DELAWARE: The headline read: “Fog over medical pot policy lifted.”
Almost. It is clearing in Delaware. At the national level, however, the fog remains as thick as ever. In fact, it might be getting even thicker.
Gov. Markell moved to implement Delaware’s medical marijuana program. It has been stalled since 2011 because federal law does not allow the use of marijuana for medical or any other purpose. The federal approach, which is on the books if not in the mind of the president, would hold any state employee liable for selling marijuana under whatever controlled system Delaware devises.
The governor, therefore, must move cautiously.
However much sense the marijuana law makes, and we believe it makes a lot of sense, the state-federal disagreement creates a problem. Congress, given its current paralyzed state, is unlikely to amend the Controlled Substances Act. The states, meanwhile, have been jumping into the act. Seventeen states have authorized medical marijuana laws. Two states, Washington and Colorado, have legalized the use and distribution of marijuana for non-medicinal reasons.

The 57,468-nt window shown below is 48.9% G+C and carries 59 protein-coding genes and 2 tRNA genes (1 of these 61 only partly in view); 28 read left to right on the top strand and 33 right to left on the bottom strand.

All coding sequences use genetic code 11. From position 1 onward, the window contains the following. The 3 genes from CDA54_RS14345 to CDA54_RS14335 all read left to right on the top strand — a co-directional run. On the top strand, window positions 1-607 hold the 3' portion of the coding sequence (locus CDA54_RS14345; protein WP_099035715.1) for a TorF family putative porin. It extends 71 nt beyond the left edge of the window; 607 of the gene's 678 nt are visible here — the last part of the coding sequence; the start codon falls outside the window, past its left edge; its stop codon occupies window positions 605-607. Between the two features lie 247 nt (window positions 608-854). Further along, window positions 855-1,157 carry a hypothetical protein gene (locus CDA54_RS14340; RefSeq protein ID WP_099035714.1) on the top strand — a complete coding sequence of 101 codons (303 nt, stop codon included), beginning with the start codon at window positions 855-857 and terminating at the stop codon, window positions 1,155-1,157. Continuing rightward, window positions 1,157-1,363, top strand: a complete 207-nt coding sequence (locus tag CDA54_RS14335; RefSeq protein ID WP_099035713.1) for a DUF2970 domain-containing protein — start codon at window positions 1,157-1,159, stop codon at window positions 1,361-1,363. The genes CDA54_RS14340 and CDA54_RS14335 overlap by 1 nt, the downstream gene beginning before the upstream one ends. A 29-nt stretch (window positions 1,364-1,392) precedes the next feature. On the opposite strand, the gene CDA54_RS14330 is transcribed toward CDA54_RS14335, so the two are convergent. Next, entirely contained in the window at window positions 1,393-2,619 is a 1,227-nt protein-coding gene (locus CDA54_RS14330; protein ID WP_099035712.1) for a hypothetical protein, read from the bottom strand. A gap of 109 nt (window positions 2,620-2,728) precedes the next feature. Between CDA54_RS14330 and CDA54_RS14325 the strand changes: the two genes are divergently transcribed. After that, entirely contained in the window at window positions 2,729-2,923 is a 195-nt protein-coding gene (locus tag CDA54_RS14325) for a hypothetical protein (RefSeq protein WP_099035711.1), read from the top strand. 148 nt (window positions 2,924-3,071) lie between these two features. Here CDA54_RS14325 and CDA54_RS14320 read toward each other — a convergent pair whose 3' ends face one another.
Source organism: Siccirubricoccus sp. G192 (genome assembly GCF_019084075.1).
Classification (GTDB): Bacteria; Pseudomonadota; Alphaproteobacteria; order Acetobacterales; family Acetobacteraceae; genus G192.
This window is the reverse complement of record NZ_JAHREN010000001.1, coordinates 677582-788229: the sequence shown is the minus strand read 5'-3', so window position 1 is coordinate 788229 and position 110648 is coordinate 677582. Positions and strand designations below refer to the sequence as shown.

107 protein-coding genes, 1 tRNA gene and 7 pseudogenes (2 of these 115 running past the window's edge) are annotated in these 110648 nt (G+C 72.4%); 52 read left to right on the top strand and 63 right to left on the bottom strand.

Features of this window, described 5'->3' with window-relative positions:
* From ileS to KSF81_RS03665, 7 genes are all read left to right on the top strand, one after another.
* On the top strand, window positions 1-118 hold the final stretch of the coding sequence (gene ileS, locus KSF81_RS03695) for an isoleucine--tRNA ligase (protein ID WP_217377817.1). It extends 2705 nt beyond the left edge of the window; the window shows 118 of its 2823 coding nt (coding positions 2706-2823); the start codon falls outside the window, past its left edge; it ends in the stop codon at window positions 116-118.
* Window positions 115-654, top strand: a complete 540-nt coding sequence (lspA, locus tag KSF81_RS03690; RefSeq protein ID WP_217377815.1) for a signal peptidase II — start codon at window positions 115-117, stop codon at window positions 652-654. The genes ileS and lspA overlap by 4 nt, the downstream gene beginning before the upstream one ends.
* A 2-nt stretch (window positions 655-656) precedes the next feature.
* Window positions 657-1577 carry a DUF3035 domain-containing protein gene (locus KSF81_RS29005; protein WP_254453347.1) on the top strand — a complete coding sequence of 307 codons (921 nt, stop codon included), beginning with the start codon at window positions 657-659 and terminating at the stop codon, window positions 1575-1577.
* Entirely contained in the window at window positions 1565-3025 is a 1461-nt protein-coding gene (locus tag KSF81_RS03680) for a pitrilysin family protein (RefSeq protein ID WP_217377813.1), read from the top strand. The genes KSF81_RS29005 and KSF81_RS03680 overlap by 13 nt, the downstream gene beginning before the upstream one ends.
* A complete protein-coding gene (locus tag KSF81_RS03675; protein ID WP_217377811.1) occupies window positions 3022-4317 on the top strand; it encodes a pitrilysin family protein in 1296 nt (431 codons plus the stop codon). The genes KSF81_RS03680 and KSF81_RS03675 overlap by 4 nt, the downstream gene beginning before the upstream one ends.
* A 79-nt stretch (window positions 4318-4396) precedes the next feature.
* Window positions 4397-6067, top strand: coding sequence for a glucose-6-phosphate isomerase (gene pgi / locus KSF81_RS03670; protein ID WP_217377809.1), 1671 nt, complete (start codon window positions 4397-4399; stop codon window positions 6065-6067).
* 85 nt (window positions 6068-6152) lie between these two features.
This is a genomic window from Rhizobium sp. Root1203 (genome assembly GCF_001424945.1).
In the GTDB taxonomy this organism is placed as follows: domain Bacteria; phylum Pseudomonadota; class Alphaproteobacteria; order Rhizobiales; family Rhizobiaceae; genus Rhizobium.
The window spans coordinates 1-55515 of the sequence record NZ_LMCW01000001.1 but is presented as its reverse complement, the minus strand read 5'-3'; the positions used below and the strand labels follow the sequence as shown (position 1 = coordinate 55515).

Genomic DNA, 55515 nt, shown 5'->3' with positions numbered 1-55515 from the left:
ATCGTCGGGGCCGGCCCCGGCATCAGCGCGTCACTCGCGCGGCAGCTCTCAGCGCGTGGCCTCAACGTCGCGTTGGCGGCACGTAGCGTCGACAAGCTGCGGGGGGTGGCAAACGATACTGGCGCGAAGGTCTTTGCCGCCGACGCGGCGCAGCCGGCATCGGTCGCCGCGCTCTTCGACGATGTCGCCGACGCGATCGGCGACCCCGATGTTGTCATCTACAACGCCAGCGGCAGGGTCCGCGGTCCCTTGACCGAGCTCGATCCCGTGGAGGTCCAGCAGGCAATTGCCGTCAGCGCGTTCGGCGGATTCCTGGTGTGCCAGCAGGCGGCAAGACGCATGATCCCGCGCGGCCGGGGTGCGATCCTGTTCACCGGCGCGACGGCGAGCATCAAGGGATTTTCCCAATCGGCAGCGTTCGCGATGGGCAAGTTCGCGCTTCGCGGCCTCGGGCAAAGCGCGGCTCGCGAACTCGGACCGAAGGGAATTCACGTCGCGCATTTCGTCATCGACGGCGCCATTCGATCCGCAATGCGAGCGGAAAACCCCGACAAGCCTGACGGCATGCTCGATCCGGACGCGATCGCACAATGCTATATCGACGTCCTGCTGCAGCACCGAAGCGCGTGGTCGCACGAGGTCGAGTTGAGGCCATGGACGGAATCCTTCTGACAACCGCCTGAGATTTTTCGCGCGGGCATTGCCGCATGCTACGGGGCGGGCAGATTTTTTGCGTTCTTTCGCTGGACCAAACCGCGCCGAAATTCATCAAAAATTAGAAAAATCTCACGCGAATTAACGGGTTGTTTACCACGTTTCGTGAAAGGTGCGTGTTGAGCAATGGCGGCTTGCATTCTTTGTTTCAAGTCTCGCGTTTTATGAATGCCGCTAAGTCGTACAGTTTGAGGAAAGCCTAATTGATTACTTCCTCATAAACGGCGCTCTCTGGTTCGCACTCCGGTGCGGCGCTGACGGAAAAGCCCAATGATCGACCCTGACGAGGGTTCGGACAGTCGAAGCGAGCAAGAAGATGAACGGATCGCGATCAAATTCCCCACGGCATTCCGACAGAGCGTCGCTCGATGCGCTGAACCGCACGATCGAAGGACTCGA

Ideally under circumstances like this, Delaware and the other states would come to some kind of accord with the U.S. Department of Justice about the rules of the game: No sales outside the state-regulated system, any large quantities, strict control on growing the product and no sales of adulterated products. It would be a hard task, but a doable one.
But we do not live under accommodating circumstances.
The victories of the pro-marijuana forces in the voting booth in Washington and Colorado have revitalized the movement for legalization. Public opinion across the nation is moving toward approval of relaxed marijuana laws. The push to ease up on drug arrests is winning adherents in both liberal and conservative camps: We can’t afford the prison space. But these changes in attitude are not going to neatly translate into legislative actions.
However, the push for marijuana reform is suddenly getting a lot of attention from people labeling it the “new gay marriage,” a reference to the political movement that successfully pushed for same-sex marriage laws in states like Delaware and at the U.S. Supreme Court.